Hisham Matar: “It is no longer that possible to have heroes”

The novelist and Pulitzer Prize-winning memoirist on travelling in time, living without TV and admiring Angela Merkel.

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What’s your earliest memory?
Straight lines going up to the sky. I must have been in a pram in Manhattan. My mother was probably on her way to buy the latest Boney M record.

Who is your hero?
It is no longer that possible to have heroes. But before this tragic affliction took hold, and in chronological order, there were my paternal grandfather, Hamed Matar, who fought in the Libyan resistance under Omar al-Mukhtar and bravely took part in several battles against the Italian invaders; the mysterious Native American we called el-Hindi, who used to dive from great heights into the sea near our house in Tripoli; the Egyptian architect Hassan Fathy; Malcolm X; the Soviet pianist Sviatoslav Richter; and Greta Garbo.

What was the last book that made you envy the writer?
Great writing fills me with hopeful enthusiasm and never envy. The last book to do this was The Day of Judgement by Salvatore Satta.

What politician, past or present, do you look up to?
I have admired many. Dag Hammarskjöld, Archbishop Desmond Tutu, Angela Merkel and the various men and women currently leading the peace process in Colombia are some.

What would be your Mastermind special subject?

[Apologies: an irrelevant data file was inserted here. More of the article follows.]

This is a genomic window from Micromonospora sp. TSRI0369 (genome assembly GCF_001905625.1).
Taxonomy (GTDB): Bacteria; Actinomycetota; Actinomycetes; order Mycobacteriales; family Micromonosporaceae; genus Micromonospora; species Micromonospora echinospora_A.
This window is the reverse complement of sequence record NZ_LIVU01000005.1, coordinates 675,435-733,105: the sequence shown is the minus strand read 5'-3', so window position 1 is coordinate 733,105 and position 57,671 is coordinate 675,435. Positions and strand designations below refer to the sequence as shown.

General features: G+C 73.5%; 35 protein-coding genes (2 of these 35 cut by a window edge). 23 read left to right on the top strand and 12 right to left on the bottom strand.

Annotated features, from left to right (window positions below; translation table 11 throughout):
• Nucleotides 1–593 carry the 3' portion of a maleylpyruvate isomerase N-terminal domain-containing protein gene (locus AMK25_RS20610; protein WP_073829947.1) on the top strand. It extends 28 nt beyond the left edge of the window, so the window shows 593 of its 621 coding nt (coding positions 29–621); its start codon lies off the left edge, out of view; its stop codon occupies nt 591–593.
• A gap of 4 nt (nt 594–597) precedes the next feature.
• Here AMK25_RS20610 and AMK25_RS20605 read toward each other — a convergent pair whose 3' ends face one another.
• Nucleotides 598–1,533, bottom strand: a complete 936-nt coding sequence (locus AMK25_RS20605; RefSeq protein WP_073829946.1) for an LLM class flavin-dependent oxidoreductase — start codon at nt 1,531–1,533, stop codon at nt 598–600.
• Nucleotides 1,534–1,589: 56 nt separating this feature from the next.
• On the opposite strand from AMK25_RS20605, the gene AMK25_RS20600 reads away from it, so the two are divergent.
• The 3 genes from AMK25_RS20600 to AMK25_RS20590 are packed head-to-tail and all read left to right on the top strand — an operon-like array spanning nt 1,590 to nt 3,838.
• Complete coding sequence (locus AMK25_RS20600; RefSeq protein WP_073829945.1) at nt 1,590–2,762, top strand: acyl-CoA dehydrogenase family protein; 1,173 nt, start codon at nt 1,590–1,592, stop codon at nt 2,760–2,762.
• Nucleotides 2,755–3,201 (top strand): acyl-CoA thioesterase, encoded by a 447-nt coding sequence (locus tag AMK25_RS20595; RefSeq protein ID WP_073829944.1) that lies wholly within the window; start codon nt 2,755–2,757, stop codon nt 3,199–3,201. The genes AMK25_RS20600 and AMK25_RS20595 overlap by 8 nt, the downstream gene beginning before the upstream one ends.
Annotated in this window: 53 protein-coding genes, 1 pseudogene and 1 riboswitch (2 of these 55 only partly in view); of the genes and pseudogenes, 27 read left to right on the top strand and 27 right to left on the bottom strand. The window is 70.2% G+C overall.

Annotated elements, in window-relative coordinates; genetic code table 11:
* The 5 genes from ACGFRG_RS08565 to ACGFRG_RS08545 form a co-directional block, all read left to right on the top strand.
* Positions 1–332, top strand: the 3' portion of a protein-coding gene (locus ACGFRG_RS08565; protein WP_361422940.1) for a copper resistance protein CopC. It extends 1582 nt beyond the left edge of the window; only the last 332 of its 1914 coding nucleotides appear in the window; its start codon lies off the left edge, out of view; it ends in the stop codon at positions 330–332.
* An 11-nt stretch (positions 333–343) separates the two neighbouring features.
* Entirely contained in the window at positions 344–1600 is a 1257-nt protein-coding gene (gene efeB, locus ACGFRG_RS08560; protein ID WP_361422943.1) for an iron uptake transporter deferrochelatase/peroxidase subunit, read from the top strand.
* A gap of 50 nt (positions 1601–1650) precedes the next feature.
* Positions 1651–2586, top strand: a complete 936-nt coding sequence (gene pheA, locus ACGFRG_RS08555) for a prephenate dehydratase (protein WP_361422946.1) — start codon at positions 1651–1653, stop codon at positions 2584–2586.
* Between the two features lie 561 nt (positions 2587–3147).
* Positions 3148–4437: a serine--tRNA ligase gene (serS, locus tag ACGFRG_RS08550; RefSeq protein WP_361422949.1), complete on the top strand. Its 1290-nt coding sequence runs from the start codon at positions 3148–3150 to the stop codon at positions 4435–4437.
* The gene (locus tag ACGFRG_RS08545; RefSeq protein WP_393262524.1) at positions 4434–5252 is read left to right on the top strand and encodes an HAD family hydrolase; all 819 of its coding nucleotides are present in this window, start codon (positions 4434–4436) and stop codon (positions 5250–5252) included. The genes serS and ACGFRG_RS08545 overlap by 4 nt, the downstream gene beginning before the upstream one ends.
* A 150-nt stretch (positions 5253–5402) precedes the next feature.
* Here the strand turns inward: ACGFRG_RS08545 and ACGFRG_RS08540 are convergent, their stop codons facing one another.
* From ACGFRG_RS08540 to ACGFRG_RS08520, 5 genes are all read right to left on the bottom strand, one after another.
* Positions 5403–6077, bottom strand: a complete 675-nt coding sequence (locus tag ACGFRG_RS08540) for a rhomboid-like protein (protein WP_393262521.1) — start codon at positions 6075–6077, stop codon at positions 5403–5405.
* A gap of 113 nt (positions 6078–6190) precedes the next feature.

I’d be rubbish. But perhaps Sviatoslav Richter . . . He’s a great artist from whom I’ve learned a great deal about writing.

Which time and place, other than your own, would you like to live in?
Always tomorrow and the days after, but also Siena just before the Renaissance, Berlin between the wars, Federico Fellini’s Rome and Tripoli before 1 September 1969.

What TV show could you not live without?
I can live without them all.

Who would paint your portrait?
Ambrogio Lorenzetti, if I can convince him, Diego Velázquez, if he is nice. And I’d be very curious what Claire Kerr would make of me. I find her work intriguing.

What’s your theme tune?
Today it’s Richter playing Prokofiev’s Piano Sonata No 2 in D Minor, Op 14. But I am also hooked on Piccola Orchestra Avion Travel’s “Dormi e sogna”.

What’s the best piece of advice you’ve ever received? Have you followed it?
Be true. I’m still working on it.

What’s currently bugging you?
Not writing as well as I did last week.

What single thing would make your life better?
Everyone I love to be in the same town.

When were you happiest?
Last week.

If you weren’t a writer, what would you be?
A sculptor, a baker, or someone who makes things better for others.

Are we all doomed?
The answer must surely be: perhaps. But the one that comes to me more readily and with great passion is: absolutely not.

“The Return: Fathers, Sons and the Land in Between”, winner of the Pulitzer Prize in Biography, is out in paperback from Penguin

This article appears in the 04 May 2017 issue of the New Statesman, The Russian Revolution